Like many, I have always known that predisposition for obesity was related to genetics. However, I think the vast majority of people believe this is related to metabolism, which you often inherit from your parents. To find out that this may have little to do with genetic weight gain is very interesting. It makes me wonder if the mechanism of these appetite suppressor drugs for weight loss involves turning off the MC4R gene. It also raises the question over whether as many people would look down upon these appetite pills if they knew that there was a legit genetic reasoning behind the use of the pill.
Thursday, April 18, 2019
Discovering the Gene for Appetite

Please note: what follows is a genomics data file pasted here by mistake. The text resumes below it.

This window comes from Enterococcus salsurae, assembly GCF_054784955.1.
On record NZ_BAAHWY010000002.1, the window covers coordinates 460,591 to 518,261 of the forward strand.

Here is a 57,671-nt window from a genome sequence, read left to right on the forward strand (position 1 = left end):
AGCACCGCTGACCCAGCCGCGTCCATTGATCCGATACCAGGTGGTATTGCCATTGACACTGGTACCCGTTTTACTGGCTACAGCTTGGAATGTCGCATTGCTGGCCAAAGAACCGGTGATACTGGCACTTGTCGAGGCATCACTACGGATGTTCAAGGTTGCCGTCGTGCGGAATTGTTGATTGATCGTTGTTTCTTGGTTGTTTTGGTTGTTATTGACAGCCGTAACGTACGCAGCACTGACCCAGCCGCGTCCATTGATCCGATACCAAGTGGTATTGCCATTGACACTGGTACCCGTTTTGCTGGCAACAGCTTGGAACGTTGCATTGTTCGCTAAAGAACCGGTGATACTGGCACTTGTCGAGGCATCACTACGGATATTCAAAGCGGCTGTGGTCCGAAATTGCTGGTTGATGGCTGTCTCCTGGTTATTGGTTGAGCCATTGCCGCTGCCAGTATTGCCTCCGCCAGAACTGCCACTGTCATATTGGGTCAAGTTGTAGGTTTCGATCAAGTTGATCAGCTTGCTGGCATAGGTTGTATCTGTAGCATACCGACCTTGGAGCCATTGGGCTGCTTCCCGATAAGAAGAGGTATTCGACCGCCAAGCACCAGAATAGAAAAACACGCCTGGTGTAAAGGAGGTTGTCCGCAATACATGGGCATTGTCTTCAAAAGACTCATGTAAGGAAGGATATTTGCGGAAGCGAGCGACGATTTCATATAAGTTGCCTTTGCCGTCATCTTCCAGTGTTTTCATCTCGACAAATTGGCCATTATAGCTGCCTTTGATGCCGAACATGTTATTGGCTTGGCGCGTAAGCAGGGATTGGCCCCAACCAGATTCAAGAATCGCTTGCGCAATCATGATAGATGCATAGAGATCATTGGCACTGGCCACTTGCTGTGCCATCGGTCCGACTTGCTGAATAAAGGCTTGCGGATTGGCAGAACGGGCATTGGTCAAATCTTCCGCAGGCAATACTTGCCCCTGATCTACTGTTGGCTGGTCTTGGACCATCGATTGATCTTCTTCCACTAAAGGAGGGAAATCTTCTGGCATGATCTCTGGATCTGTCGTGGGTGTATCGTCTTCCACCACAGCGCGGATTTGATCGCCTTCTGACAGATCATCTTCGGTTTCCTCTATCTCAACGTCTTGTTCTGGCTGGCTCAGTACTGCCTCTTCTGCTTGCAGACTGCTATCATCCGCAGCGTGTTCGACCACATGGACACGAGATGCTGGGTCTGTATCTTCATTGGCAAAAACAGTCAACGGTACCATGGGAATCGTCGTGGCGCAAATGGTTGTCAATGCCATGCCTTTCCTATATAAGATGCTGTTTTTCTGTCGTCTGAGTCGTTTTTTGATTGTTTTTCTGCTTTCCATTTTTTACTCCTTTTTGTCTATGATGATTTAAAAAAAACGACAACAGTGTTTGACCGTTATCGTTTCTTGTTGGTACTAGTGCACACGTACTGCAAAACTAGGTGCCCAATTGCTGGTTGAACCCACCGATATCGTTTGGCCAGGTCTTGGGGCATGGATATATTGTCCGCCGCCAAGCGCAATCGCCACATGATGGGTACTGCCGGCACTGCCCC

A recent article published in the New York Times reveals that there is a gene that plays a role in appetite suppression and predisposition to obesity. A recent study has discovered that the MC4R gene plays a vital role in hunger regulation and the feeling of fullness. There are essentially three types of possible phenotypes for this gene. The normal phenotype would be a typical appetite that signals you to eat when hungry and stop eating when you've had the correct amount of food. There is a mutation in this MC4R gene that causes some people to have this gene turned off. This causes them to never feel full and they keep eating because they never receive a signal to stop. These are the people that are at a greater genetic disposition for obesity. However, there is also another alteration to this gene that causes it to be constantly turned on. This leads to affected individuals feeling full prematurely and, as a result, they do not eat as much or desire food as much as the formerly affected individuals. This leaves this group of mutants thin and less likely to develop diseases like diabetes and heart disease.